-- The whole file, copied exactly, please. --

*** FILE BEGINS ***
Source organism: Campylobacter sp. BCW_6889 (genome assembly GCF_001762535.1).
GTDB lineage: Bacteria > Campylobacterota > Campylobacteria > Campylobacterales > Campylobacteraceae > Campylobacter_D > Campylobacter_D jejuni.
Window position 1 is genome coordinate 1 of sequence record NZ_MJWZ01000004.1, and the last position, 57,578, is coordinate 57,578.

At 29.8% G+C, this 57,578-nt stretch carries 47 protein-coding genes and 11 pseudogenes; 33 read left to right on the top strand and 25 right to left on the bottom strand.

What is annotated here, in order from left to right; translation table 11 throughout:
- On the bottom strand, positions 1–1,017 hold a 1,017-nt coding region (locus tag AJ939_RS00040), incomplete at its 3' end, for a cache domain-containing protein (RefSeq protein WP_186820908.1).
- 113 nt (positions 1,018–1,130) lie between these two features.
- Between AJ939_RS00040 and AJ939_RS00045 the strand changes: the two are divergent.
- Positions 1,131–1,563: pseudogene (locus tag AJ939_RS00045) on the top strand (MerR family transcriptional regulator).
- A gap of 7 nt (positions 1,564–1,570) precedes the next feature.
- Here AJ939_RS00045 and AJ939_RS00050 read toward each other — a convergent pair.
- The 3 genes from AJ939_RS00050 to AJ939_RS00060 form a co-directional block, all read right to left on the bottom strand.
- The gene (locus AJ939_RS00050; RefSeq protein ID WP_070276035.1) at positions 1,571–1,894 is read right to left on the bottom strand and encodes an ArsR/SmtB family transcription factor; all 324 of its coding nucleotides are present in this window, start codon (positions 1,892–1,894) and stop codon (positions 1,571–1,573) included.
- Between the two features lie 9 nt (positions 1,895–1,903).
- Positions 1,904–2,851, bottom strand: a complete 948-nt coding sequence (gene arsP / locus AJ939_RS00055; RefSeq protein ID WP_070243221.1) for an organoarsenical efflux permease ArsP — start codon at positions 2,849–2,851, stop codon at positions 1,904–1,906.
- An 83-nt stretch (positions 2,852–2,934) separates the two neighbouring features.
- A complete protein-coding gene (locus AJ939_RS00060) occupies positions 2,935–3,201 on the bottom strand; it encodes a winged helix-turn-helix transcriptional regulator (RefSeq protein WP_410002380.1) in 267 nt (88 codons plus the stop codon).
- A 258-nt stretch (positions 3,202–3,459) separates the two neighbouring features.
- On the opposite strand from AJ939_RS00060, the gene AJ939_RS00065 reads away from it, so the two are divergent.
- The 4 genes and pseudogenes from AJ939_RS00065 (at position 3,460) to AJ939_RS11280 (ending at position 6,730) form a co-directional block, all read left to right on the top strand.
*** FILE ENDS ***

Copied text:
Source organism: Campylobacter sp. BCW_6889 (genome assembly GCF_001762535.1).
GTDB lineage: Bacteria > Campylobacterota > Campylobacteria > Campylobacterales > Campylobacteraceae > Campylobacter_D > Campylobacter_D jejuni.
Window position 1 is genome coordinate 1 of sequence record NZ_MJWZ01000004.1, and the last position, 57,578, is coordinate 57,578.

At 29.8% G+C, this 57,578-nt stretch carries 47 protein-coding genes and 11 pseudogenes; 33 read left to right on the top strand and 25 right to left on the bottom strand.

What is annotated here, in order from left to right; translation table 11 throughout:
- On the bottom strand, positions 1–1,017 hold a 1,017-nt coding region (locus tag AJ939_RS00040), incomplete at its 3' end, for a cache domain-containing protein (RefSeq protein WP_186820908.1).
- 113 nt (positions 1,018–1,130) lie between these two features.
- Between AJ939_RS00040 and AJ939_RS00045 the strand changes: the two are divergent.
- Positions 1,131–1,563: pseudogene (locus tag AJ939_RS00045) on the top strand (MerR family transcriptional regulator).
- A gap of 7 nt (positions 1,564–1,570) precedes the next feature.
- Here AJ939_RS00045 and AJ939_RS00050 read toward each other — a convergent pair.
- The 3 genes from AJ939_RS00050 to AJ939_RS00060 form a co-directional block, all read right to left on the bottom strand.
- The gene (locus AJ939_RS00050; RefSeq protein ID WP_070276035.1) at positions 1,571–1,894 is read right to left on the bottom strand and encodes an ArsR/SmtB family transcription factor; all 324 of its coding nucleotides are present in this window, start codon (positions 1,892–1,894) and stop codon (positions 1,571–1,573) included.
- Between the two features lie 9 nt (positions 1,895–1,903).
- Positions 1,904–2,851, bottom strand: a complete 948-nt coding sequence (gene arsP / locus AJ939_RS00055; RefSeq protein ID WP_070243221.1) for an organoarsenical efflux permease ArsP — start codon at positions 2,849–2,851, stop codon at positions 1,904–1,906.
- An 83-nt stretch (positions 2,852–2,934) separates the two neighbouring features.
- A complete protein-coding gene (locus AJ939_RS00060) occupies positions 2,935–3,201 on the bottom strand; it encodes a winged helix-turn-helix transcriptional regulator (RefSeq protein WP_410002380.1) in 267 nt (88 codons plus the stop codon).
- A 258-nt stretch (positions 3,202–3,459) separates the two neighbouring features.
- On the opposite strand from AJ939_RS00060, the gene AJ939_RS00065 reads away from it, so the two are divergent.
- The 4 genes and pseudogenes from AJ939_RS00065 (at position 3,460) to AJ939_RS11280 (ending at position 6,730) form a co-directional block, all read left to right on the top strand.